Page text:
The housing markets in Toronto and Vancouver are poised for significant long-term cost growth as flourishing demand and insufficient supply overwhelm recent policy efforts to cool those markets, according to a new report by economist Benjamin Tal.
Mr. Tal, deputy chief economist at CIBC World Markets Inc., said home sales in Canada’s two most expensive cities will flatten or even soften in the next year but the downturn is going to be restricted by strong demand.
“If you believe those cities are unaffordable today, just wait,” Mr. Tal said in an interview. “I think that by a long-term outlook, everything we’re doing is temporary. The principles are way too powerful offsetting all that.”
Canada’s banking regulator, the Office of the Superintendent of Financial Institutions (OSFI), recently announced new mortgage stress-testing rules which make it more difficult to qualify for new mortgages, and the provincial governments of British Columbia and Ontario have introduced new measures to cool home markets in and around Vancouver and Toronto. However, none of these factors will do much over the long term to impede down the forces pushing prices higher in the two cities, Mr. Tal claims.
“Those principles not only will stop a dramatic decline, but will result in a strong increase from a long-term outlook during the next five to ten years,” he said. “If you are an investor or if you consider home from a long-term standpoint, all of the fundamentals point to a slumping market.”
Mr. Tal’s report, scheduled to be published on Tuesday, says future demand for new housing has been underestimated by policy makers, while supply is growing more slowly than expected — especially in the Toronto area.
The report forecasts that the new mortgage stress-testing rules announced in October will prove to be only a speed bump in housing-market requirement in Vancouver and Toronto. That’s because lots of people would find ways around the rule changes by extending the amortization period in their mortgage to reduce payments, by choosing variable-rate mortgages or using exceptions allowed for those who have substantial assets, Mr. Tal said.
Others will turn to non-bank lenders since they’re not insured by OSFI’s banking regulations. The report stated a record-high 10 percent of new mortgages in Ontario are currently being supplied by private creditors — mostly mortgage-investment corporations — based on Teranet mortgage data.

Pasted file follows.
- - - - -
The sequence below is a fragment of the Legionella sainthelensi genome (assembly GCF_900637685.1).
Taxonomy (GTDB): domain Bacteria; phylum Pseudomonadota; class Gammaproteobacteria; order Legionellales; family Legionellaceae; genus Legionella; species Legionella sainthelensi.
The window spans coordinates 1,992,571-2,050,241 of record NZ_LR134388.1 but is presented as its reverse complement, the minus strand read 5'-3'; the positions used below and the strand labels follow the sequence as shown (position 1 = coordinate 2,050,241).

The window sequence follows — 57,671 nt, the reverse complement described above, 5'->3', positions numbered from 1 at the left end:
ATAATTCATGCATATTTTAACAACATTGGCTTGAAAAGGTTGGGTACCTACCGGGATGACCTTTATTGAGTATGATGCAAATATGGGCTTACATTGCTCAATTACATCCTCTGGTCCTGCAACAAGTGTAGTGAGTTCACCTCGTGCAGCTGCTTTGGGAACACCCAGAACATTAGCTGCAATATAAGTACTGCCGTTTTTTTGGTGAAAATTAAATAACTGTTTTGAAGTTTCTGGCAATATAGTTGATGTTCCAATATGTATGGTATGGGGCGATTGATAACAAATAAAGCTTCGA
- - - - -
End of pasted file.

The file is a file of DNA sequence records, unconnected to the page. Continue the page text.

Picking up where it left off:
Mr. Tal forecasts that percentage will increase in the next year as mainstream banks turn down more individuals due to the new rules.
While the report forecasts that 10 percent to 15 percent of mortgage programs will be impacted by the new rules, it forecasts a fall of just 5 per cent to 7 per cent in the value of new mortgages written annually since most applicants will find ways around the rules.
“In the past, borrowers have seen enormous ability to adapt to new conditions, and we doubt that things will be different this time,” the report states.
Mr. Tal says Ontario’s Places to Grow Act, which sets out land-use preparation and development rules for the Toronto area up to 2031, is running seven to ten years behind schedule concerning the expected release of land for growth, so supply can’t keep up with demand. He adds that the flaws could increase as the state makes alterations to the density principles in the plan, possibly delaying project approvals further.
Of the 338,000 hectares of land in the Toronto area covered by the plan, the report states 16,000 are vacant land where housing development could happen and just 3,000 hectares, or 23 percent of the land, are in the stage where development applications are in process.
“The other 77 percent isn’t remotely close to being approved or designated,” the report states. “And at this rate, much of the land will take years to find its way into the marketplace.”
The report forecasts the distribution gap will widen further since the land introduced for use was “low-hanging fruit” which was prepared for development once the expansion plan was implemented. Some of the land had building projects launched.
The report also asserts that policy makers are underestimating the long-term home requirement in Toronto and Vancouver from new immigrants and non-permanent residents, primarily students and foreign workers.
Housing demand would also be greater if more young adults could afford to move out by themselves. The share of individuals 20 to 35 who reside with their parents increased to 35 percent in 2016 from 33 percent in 2011.
Courtesy: The Globe And Mail